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February 2013

New Research To Prevent Elderly Falls

By Blog, Elderly Fall Prevention No Comments
Exercising in China

Obesity? Not a problem in China.
Beijing: 16 million residents,10 million bikes.
50,000 exercise daily in parks!

Thanks to brand new research, the American Geriatrics Society has just published its guidelines on  how to treat falls and how to avoid them in the first place. For seniors falls can mean altered lifestyles, fewer trips outside the home,  less independence and more isolation.  Ironically, seniors often make matters worse by not disclosing a fall to family or physician … fearing losing independence. Medications – A Leading Cause of FallsExcessive medications, particularly of psychotropic drugs, are a leading cause of falls.  They may have cumulative effects ” that lead to “unforeseen side effects,” notes the AGS Guidelines. Medications often are prescribed by different doctors that a senior may be seeing, and there can be a lack of communication and awareness of the combined effects of the drugs. Seniors and their families should be particularly aggressive about their medication needs. Customized Exercise Program A large body of evidence now supports the recommendation that exercise, in the form of resistance (strength) training and balance, gait, and coordination training, is effective in reducing falls. Vision impairment Aging is often associated with changes in visual acuity, development of cataracts, macular degeneration, glaucoma, and other conditions that would suggest an effect on risk of falling. Vision concerns should be followed up with formal assessment and suggested treatment, particularly for cataracts. Dizziness When older people rise from a seated position, it’s not uncommon for their blood pressure to drop and for them to become dizzy and even disoriented. This condition, known as postural hypotension, is a common cause of falls. Your blood pressure needs to be checked in two positions – standing as well as seated, notes the Guidelines. Vitamin D Strongly RecommendedSeniors with suspected vitamin D deficiency should be routinely offered supplementation to reduce fall risk. People living in the Northeast and other areas with low seasonal sunlight levels should be evaluated for vitamin D deficiency. Feet and Footwear Common sense rules the day when it comes to aging feet. Well-fitting, comfortable shoes with non-skid soles are recommended. Age-Friendly Homes Many falls and other senior accidents occur at home and can be avoided with a bit of prevention. Many area agencies on aging and other senior programs can recommend or provide home screening services to identify problems. LifeCall Fall Alert Systems fall-alert2 Most Falls Take Place At Home FallAlert Auto Fall Detector by LifeCall is an ideal solution for reliable fall detection in partnership with the LifeCall Medical Alert System. A stylish, wireless fall detector, FallAlert functions both as a standard manual medical alert button and as a fall detection system. The system offers a comprehensive way of managing your risk of falling 24-hours-a-day. Call LifeCall at 1.866.220.1212.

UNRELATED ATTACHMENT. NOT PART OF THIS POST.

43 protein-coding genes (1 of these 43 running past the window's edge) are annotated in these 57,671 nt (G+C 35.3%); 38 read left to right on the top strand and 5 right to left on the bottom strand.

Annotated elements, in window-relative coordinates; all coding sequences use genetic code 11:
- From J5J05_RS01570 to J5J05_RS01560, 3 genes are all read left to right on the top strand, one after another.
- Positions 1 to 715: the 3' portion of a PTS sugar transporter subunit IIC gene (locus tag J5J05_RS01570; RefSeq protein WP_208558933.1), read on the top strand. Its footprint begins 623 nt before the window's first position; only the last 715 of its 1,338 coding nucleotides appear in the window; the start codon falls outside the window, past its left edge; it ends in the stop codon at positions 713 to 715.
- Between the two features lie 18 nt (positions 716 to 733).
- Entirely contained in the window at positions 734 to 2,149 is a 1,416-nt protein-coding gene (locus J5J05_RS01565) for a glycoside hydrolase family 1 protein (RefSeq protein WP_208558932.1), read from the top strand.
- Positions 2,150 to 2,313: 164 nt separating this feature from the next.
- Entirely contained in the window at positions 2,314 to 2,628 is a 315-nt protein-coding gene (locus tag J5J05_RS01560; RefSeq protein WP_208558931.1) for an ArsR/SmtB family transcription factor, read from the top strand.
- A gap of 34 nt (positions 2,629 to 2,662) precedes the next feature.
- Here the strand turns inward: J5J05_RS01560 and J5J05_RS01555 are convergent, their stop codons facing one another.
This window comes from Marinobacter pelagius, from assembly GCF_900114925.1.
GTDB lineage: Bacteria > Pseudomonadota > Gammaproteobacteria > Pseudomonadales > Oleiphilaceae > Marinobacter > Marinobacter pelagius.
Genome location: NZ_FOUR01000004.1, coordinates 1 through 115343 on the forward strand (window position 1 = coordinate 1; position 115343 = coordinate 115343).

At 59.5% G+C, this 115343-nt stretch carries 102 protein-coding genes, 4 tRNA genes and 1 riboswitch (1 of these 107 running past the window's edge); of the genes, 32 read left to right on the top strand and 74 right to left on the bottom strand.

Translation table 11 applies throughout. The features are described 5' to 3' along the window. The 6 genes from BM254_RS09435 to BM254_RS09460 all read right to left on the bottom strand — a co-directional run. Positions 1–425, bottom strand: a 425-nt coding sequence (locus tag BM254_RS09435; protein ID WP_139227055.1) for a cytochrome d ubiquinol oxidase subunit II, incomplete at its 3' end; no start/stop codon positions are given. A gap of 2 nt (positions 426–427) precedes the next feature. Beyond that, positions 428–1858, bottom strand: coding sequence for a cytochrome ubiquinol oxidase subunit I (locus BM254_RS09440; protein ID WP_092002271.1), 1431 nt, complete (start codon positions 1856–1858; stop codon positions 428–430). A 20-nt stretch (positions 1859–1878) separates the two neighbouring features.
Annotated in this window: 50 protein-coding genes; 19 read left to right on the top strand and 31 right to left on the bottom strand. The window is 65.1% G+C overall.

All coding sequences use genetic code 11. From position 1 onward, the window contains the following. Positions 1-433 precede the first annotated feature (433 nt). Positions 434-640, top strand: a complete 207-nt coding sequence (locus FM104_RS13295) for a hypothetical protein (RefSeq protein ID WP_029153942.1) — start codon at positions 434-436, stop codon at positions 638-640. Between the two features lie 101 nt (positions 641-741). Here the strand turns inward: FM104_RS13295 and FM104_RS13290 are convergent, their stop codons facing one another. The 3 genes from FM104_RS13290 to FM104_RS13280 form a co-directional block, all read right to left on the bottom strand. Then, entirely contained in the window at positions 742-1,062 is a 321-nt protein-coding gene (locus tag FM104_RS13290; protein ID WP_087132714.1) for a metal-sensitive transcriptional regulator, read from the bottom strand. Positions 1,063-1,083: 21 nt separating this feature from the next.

New Research – Poor Sleep Causes Memory Loss

By Alternative Medicine, Anti-Aging, Blog, Healthy Aging No Comments

Faithful followers of this blog know that we are a medical alert company focusing on helping the elderly stay in their own homes … and our blog is all about the surprising Good News  these days enveloping the fastest growing population on earth! We focus on simple and tested health ideas you can use,  breaking research in neuroscience and anti-aging, uplifting stories to learn from, new aging-in-place technologies for the home, and much more. What follows is information on another ordinary activity (like drinking lots of water in a previous article) with extraordinary implications! It’s called A Good Night’s Sleep. The regenerative body process called sleep or lack thereof is linked to a number of chronic diseases, including obesity and depression. Now a new study has found a connection between poor sleep and memory storage. It boils down to a difference in the quality of sleep we get as we grow older. This was demonstrated in a recent UC Berkeley study conducted on 33 healthy adults without memory problems (18 participants were mostly in their 20s and 15 were in their 60s and 70s). The group learned 120 word pairs and were asked to recall them for researchers 10 minutes later, then again in the morning after a night’s rest. Brain activity scans of the participants found that the older adults’ quality of sleep was 75 percent lower than the younger group, and that their memory of the word pairs was 55 percent worse the next day. There are a number of ways to improve your sleep quality:

  • Check with your doctor to get treatment. By treating your medical condition, you can improve your quality of sleep dramatically.
  • Unplug. Put away your phones, tablets, laptops and other electrical devices an hour before going to bed. The blue light emitted by these devices interferes with melatonin production, and sends your body the message that it’s daytime, perking you up just as you should be winding down.
  • Exercise. Regular physical activity can improve the quality of your sleep, helping you sleep deeper and faster.

LifeCall Medical Alert SystemsContact LifeCall Medical Alert Systems, one of the leading providers of BOSCH in-home health care monitoring solutions for seniors and at-risk persons seeking to retain their independence and remain in their own homes.